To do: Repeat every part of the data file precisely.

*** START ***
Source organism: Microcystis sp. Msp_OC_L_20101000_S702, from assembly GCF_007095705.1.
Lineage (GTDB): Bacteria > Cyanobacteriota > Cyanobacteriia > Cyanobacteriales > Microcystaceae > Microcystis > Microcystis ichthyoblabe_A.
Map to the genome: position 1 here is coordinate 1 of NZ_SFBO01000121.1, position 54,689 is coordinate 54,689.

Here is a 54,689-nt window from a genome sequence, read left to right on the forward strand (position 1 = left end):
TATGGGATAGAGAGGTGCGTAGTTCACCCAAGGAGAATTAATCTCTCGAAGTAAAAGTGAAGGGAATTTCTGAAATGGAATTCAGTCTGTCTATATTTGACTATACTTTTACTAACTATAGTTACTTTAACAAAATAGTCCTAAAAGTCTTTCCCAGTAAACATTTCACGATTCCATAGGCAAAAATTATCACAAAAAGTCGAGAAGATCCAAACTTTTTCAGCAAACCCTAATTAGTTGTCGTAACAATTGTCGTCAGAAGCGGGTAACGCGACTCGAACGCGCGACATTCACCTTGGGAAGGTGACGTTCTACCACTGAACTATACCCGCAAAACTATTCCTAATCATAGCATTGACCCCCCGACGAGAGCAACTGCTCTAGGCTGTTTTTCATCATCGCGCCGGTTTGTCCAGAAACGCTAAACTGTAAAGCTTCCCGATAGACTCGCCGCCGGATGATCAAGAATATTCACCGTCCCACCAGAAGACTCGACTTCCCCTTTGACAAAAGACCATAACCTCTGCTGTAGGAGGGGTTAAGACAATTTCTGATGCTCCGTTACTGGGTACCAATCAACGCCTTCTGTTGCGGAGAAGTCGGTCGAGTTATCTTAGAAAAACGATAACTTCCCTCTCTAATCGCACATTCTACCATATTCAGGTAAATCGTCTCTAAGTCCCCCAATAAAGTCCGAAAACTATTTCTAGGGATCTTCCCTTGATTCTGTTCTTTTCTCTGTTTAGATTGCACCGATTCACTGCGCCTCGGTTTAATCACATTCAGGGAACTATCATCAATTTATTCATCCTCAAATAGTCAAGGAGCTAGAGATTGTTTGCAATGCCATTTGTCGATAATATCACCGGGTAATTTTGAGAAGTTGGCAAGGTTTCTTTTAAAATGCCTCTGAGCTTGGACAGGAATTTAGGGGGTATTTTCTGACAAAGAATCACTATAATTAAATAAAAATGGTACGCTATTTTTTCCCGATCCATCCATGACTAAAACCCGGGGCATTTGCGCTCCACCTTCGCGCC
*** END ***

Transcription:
Source organism: Microcystis sp. Msp_OC_L_20101000_S702, from assembly GCF_007095705.1.
Lineage (GTDB): Bacteria > Cyanobacteriota > Cyanobacteriia > Cyanobacteriales > Microcystaceae > Microcystis > Microcystis ichthyoblabe_A.
Map to the genome: position 1 here is coordinate 1 of NZ_SFBO01000121.1, position 54,689 is coordinate 54,689.

Here is a 54,689-nt window from a genome sequence, read left to right on the forward strand (position 1 = left end):
TATGGGATAGAGAGGTGCGTAGTTCACCCAAGGAGAATTAATCTCTCGAAGTAAAAGTGAAGGGAATTTCTGAAATGGAATTCAGTCTGTCTATATTTGACTATACTTTTACTAACTATAGTTACTTTAACAAAATAGTCCTAAAAGTCTTTCCCAGTAAACATTTCACGATTCCATAGGCAAAAATTATCACAAAAAGTCGAGAAGATCCAAACTTTTTCAGCAAACCCTAATTAGTTGTCGTAACAATTGTCGTCAGAAGCGGGTAACGCGACTCGAACGCGCGACATTCACCTTGGGAAGGTGACGTTCTACCACTGAACTATACCCGCAAAACTATTCCTAATCATAGCATTGACCCCCCGACGAGAGCAACTGCTCTAGGCTGTTTTTCATCATCGCGCCGGTTTGTCCAGAAACGCTAAACTGTAAAGCTTCCCGATAGACTCGCCGCCGGATGATCAAGAATATTCACCGTCCCACCAGAAGACTCGACTTCCCCTTTGACAAAAGACCATAACCTCTGCTGTAGGAGGGGTTAAGACAATTTCTGATGCTCCGTTACTGGGTACCAATCAACGCCTTCTGTTGCGGAGAAGTCGGTCGAGTTATCTTAGAAAAACGATAACTTCCCTCTCTAATCGCACATTCTACCATATTCAGGTAAATCGTCTCTAAGTCCCCCAATAAAGTCCGAAAACTATTTCTAGGGATCTTCCCTTGATTCTGTTCTTTTCTCTGTTTAGATTGCACCGATTCACTGCGCCTCGGTTTAATCACATTCAGGGAACTATCATCAATTTATTCATCCTCAAATAGTCAAGGAGCTAGAGATTGTTTGCAATGCCATTTGTCGATAATATCACCGGGTAATTTTGAGAAGTTGGCAAGGTTTCTTTTAAAATGCCTCTGAGCTTGGACAGGAATTTAGGGGGTATTTTCTGACAAAGAATCACTATAATTAAATAAAAATGGTACGCTATTTTTTCCCGATCCATCCATGACTAAAACCCGGGGCATTTGCGCTCCACCTTCGCGCC